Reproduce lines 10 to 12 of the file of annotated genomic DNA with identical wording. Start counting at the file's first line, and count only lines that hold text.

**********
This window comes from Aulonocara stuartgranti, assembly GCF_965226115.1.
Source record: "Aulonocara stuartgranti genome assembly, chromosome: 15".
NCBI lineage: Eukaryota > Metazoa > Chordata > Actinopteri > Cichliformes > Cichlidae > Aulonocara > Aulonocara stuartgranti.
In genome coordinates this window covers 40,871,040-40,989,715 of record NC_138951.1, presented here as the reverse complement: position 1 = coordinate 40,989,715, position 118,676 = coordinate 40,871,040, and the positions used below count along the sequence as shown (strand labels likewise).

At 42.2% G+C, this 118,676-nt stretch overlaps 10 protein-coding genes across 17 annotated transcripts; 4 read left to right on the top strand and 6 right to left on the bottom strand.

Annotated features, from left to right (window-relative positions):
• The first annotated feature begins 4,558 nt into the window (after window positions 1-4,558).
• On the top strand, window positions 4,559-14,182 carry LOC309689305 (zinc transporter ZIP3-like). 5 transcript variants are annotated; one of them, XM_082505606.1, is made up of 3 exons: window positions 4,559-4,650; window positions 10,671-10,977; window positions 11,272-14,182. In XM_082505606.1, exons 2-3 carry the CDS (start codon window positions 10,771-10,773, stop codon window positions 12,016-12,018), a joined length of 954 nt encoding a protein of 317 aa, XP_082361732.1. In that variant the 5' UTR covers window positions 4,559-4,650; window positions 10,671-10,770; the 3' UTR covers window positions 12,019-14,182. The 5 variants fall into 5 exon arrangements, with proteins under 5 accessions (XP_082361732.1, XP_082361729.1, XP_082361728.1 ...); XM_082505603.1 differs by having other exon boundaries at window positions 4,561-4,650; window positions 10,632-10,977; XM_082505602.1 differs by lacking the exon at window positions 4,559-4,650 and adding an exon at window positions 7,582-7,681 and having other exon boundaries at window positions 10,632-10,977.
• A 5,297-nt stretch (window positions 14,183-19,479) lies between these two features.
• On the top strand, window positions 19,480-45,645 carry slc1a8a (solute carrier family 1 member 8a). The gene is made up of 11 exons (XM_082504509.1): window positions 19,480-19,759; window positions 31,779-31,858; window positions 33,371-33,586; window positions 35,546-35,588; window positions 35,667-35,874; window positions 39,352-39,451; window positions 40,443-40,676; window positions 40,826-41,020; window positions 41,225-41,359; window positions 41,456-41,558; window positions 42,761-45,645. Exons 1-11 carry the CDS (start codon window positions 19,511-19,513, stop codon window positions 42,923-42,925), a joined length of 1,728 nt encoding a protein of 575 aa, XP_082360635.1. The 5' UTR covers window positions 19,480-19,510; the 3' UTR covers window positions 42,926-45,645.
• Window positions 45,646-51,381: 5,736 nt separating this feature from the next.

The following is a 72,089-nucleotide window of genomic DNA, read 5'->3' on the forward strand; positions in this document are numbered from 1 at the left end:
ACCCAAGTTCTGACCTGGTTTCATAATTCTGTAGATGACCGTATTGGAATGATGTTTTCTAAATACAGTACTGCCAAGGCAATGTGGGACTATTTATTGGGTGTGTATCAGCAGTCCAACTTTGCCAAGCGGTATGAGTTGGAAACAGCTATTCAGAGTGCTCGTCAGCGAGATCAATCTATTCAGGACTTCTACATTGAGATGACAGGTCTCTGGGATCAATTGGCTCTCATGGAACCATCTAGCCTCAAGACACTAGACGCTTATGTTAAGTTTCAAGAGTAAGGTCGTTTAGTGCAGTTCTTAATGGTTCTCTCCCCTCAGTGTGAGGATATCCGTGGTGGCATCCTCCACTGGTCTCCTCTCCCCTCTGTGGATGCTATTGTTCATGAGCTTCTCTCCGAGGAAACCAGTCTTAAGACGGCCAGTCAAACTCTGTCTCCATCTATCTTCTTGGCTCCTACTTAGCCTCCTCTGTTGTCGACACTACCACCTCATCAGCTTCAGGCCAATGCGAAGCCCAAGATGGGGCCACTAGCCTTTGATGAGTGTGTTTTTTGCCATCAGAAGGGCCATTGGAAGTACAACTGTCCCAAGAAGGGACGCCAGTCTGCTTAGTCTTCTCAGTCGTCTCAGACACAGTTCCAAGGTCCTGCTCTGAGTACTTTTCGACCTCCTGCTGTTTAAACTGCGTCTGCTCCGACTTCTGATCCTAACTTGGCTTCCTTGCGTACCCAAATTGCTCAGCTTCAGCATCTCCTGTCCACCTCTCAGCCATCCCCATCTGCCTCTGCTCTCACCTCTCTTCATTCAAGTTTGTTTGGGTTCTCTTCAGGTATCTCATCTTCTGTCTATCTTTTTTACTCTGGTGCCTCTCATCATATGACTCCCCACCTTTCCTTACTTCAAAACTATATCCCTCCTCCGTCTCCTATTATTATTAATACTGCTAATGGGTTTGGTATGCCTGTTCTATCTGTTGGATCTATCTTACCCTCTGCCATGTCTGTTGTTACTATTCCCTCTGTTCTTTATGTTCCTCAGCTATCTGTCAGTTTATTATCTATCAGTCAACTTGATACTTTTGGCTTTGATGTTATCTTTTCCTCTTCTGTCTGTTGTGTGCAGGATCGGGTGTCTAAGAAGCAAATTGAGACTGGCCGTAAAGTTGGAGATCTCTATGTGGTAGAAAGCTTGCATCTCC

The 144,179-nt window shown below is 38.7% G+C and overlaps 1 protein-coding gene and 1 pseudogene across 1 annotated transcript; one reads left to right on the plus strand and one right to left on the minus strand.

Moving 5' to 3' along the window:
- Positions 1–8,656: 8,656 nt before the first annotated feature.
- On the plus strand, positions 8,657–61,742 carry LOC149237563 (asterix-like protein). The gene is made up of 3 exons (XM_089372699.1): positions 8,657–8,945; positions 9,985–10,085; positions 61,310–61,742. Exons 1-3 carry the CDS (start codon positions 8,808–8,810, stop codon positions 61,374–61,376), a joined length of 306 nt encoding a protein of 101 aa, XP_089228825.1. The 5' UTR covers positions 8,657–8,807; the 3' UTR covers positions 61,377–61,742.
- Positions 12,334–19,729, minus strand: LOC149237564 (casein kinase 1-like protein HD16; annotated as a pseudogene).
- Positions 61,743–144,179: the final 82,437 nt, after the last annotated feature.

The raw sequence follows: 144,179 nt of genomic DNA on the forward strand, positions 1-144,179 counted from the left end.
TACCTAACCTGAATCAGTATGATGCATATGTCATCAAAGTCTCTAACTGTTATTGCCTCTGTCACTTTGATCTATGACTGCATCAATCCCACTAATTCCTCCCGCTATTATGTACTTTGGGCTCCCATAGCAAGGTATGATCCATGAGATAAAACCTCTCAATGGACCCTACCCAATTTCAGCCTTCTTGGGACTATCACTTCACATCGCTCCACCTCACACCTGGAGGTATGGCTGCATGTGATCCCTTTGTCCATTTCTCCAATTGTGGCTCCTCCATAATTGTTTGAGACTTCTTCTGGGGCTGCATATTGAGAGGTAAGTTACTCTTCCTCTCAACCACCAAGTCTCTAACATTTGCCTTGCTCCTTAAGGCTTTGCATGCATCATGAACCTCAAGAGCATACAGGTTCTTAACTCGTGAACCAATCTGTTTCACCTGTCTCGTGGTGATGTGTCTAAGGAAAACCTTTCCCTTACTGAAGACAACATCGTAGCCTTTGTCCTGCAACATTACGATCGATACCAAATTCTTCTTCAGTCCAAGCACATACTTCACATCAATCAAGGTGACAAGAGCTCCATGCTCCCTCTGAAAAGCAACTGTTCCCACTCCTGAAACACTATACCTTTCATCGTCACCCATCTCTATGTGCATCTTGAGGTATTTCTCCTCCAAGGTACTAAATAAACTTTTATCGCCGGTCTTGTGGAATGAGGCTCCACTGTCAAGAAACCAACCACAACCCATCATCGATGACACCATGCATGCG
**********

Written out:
• On the top strand, window positions 19,480-45,645 carry slc1a8a (solute carrier family 1 member 8a). The gene is made up of 11 exons (XM_082504509.1): window positions 19,480-19,759; window positions 31,779-31,858; window positions 33,371-33,586; window positions 35,546-35,588; window positions 35,667-35,874; window positions 39,352-39,451; window positions 40,443-40,676; window positions 40,826-41,020; window positions 41,225-41,359; window positions 41,456-41,558; window positions 42,761-45,645. Exons 1-11 carry the CDS (start codon window positions 19,511-19,513, stop codon window positions 42,923-42,925), a joined length of 1,728 nt encoding a protein of 575 aa, XP_082360635.1. The 5' UTR covers window positions 19,480-19,510; the 3' UTR covers window positions 42,926-45,645.
• Window positions 45,646-51,381: 5,736 nt separating this feature from the next.

The following is a 72,089-nucleotide window of genomic DNA, read 5'->3' on the forward strand; positions in this document are numbered from 1 at the left end: